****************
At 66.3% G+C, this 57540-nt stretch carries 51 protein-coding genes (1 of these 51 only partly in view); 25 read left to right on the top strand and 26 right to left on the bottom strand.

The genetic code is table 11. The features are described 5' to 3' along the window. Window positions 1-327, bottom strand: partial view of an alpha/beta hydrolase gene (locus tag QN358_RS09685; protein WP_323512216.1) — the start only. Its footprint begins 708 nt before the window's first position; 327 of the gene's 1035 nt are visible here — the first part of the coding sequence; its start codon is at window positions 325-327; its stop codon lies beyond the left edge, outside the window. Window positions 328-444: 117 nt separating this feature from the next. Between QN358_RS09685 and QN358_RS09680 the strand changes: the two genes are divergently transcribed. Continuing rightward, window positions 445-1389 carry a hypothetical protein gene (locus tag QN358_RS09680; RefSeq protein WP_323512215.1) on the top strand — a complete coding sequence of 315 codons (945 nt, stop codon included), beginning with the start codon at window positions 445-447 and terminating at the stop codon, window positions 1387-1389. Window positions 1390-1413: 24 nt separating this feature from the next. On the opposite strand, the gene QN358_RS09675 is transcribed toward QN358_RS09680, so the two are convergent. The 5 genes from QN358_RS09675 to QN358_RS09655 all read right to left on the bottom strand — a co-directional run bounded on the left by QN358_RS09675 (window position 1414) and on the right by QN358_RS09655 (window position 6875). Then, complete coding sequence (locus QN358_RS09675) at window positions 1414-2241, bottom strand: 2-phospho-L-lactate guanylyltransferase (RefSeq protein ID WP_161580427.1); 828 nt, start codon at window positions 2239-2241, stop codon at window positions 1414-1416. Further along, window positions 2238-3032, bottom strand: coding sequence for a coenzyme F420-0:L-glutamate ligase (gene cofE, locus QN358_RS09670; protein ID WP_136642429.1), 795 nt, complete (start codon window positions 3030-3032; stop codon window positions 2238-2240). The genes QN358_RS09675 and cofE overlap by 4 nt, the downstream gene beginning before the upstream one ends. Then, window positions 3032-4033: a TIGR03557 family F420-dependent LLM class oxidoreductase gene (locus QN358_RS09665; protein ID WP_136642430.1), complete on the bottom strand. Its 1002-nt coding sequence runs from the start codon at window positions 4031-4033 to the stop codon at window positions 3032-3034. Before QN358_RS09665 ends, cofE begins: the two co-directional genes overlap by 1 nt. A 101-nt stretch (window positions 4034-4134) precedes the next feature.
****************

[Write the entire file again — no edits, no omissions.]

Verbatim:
At 66.3% G+C, this 57540-nt stretch carries 51 protein-coding genes (1 of these 51 only partly in view); 25 read left to right on the top strand and 26 right to left on the bottom strand.

The genetic code is table 11. The features are described 5' to 3' along the window. Window positions 1-327, bottom strand: partial view of an alpha/beta hydrolase gene (locus tag QN358_RS09685; protein WP_323512216.1) — the start only. Its footprint begins 708 nt before the window's first position; 327 of the gene's 1035 nt are visible here — the first part of the coding sequence; its start codon is at window positions 325-327; its stop codon lies beyond the left edge, outside the window. Window positions 328-444: 117 nt separating this feature from the next. Between QN358_RS09685 and QN358_RS09680 the strand changes: the two genes are divergently transcribed. Continuing rightward, window positions 445-1389 carry a hypothetical protein gene (locus tag QN358_RS09680; RefSeq protein WP_323512215.1) on the top strand — a complete coding sequence of 315 codons (945 nt, stop codon included), beginning with the start codon at window positions 445-447 and terminating at the stop codon, window positions 1387-1389. Window positions 1390-1413: 24 nt separating this feature from the next. On the opposite strand, the gene QN358_RS09675 is transcribed toward QN358_RS09680, so the two are convergent. The 5 genes from QN358_RS09675 to QN358_RS09655 all read right to left on the bottom strand — a co-directional run bounded on the left by QN358_RS09675 (window position 1414) and on the right by QN358_RS09655 (window position 6875). Then, complete coding sequence (locus QN358_RS09675) at window positions 1414-2241, bottom strand: 2-phospho-L-lactate guanylyltransferase (RefSeq protein ID WP_161580427.1); 828 nt, start codon at window positions 2239-2241, stop codon at window positions 1414-1416. Further along, window positions 2238-3032, bottom strand: coding sequence for a coenzyme F420-0:L-glutamate ligase (gene cofE, locus QN358_RS09670; protein ID WP_136642429.1), 795 nt, complete (start codon window positions 3030-3032; stop codon window positions 2238-2240). The genes QN358_RS09675 and cofE overlap by 4 nt, the downstream gene beginning before the upstream one ends. Then, window positions 3032-4033: a TIGR03557 family F420-dependent LLM class oxidoreductase gene (locus QN358_RS09665; protein ID WP_136642430.1), complete on the bottom strand. Its 1002-nt coding sequence runs from the start codon at window positions 4031-4033 to the stop codon at window positions 3032-3034. Before QN358_RS09665 ends, cofE begins: the two co-directional genes overlap by 1 nt. A 101-nt stretch (window positions 4034-4134) precedes the next feature.